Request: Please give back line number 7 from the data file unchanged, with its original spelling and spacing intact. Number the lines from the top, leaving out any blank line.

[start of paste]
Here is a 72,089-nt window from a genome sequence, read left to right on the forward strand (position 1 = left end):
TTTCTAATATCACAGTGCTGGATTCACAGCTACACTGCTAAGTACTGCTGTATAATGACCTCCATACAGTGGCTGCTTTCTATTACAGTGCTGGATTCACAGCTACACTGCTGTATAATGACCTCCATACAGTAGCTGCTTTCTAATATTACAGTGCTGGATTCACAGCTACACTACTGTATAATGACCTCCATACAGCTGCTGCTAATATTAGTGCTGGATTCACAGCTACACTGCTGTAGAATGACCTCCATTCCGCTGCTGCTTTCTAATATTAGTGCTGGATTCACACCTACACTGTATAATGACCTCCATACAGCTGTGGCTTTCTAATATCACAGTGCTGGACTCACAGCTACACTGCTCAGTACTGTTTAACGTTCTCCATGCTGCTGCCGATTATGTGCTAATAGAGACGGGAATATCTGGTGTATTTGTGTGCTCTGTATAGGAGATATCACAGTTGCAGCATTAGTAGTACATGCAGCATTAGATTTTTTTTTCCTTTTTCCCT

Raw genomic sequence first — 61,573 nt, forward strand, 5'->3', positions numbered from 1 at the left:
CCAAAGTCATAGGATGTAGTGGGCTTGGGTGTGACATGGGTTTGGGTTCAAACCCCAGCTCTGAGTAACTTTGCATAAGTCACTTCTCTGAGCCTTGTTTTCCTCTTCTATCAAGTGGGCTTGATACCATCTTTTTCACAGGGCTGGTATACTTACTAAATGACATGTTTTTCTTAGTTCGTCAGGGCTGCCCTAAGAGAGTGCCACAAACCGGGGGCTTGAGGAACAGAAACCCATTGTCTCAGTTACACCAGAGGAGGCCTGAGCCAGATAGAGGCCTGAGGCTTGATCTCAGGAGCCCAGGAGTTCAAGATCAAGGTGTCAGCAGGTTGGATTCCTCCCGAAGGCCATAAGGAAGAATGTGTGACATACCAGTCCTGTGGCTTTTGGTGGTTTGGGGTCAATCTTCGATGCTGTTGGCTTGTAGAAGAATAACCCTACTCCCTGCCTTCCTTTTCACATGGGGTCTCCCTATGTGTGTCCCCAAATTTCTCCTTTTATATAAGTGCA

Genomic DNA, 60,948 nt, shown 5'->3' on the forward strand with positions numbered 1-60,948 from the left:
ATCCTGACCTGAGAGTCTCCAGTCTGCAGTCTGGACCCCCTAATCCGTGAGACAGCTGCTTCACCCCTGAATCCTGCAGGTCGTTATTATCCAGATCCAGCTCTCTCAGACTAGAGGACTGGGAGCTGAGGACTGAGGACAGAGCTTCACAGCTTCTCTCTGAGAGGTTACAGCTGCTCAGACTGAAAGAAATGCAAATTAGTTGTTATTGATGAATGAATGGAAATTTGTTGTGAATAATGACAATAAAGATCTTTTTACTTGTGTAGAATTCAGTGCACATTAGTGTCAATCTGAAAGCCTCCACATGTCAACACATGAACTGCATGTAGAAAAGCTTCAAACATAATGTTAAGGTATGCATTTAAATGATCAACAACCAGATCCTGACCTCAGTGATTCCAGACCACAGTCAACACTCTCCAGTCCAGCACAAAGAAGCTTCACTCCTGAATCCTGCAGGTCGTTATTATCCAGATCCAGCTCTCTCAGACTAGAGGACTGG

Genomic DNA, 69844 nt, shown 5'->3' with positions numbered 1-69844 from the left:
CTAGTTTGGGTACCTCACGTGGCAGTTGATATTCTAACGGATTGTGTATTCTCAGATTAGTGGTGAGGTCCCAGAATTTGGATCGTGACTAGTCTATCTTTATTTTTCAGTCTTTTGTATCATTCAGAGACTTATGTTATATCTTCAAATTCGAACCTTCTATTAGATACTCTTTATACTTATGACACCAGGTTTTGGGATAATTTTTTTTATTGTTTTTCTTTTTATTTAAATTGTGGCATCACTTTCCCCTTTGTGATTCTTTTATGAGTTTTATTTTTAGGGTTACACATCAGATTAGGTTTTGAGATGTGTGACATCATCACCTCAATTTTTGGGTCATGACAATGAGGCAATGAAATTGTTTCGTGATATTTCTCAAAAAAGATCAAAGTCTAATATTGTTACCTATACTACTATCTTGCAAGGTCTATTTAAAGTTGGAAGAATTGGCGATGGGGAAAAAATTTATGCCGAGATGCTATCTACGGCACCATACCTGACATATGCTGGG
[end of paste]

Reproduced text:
Genomic DNA, 69844 nt, shown 5'->3' with positions numbered 1-69844 from the left: